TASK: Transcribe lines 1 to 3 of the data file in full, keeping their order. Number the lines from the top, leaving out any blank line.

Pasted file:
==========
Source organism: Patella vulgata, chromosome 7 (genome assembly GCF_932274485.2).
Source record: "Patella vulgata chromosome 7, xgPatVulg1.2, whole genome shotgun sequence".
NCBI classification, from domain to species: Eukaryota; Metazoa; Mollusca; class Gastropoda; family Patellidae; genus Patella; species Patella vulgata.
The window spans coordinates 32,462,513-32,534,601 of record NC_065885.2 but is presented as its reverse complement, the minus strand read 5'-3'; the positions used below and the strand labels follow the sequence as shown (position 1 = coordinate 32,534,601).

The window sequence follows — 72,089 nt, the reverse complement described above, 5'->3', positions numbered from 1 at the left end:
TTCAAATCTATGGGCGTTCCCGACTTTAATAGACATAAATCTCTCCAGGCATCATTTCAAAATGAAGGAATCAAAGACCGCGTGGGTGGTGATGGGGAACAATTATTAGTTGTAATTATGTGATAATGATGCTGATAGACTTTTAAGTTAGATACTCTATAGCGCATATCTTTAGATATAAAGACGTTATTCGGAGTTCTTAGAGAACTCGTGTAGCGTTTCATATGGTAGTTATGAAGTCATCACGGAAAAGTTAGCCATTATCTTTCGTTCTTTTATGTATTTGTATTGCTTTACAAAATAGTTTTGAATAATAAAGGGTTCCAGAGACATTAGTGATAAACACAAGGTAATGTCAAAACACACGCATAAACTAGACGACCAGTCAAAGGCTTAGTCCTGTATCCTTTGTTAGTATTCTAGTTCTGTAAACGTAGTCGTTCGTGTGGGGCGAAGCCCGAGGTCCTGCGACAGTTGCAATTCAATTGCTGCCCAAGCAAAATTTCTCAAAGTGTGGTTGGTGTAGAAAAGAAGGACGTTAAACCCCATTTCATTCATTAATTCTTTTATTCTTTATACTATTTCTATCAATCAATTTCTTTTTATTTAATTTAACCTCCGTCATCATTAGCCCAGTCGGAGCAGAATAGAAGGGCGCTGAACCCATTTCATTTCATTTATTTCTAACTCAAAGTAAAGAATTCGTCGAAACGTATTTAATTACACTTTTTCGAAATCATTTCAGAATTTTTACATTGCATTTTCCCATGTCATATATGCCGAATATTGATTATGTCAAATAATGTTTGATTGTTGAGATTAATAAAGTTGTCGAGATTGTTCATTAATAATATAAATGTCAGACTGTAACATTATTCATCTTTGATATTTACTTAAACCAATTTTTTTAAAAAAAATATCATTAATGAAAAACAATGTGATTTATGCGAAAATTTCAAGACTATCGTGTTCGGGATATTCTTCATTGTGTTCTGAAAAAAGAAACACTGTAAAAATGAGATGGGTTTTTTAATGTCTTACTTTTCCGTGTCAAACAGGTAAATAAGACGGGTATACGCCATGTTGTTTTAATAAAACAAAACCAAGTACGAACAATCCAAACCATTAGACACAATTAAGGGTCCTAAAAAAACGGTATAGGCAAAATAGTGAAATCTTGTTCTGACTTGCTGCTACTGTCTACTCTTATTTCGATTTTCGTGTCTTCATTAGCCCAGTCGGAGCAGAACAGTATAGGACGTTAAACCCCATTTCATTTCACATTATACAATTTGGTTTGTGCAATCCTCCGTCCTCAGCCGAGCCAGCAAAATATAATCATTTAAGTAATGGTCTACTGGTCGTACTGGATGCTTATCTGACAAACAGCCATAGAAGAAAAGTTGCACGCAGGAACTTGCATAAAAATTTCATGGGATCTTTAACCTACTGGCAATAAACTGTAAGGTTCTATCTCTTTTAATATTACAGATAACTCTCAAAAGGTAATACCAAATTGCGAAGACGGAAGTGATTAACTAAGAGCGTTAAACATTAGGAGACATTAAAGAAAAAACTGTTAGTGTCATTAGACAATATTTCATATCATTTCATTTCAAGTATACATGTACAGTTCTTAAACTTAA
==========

Source organism: Patella vulgata, chromosome 7 (genome assembly GCF_932274485.2).
Source record: "Patella vulgata chromosome 7, xgPatVulg1.2, whole genome shotgun sequence".
NCBI classification, from domain to species: Eukaryota; Metazoa; Mollusca; class Gastropoda; family Patellidae; genus Patella; species Patella vulgata.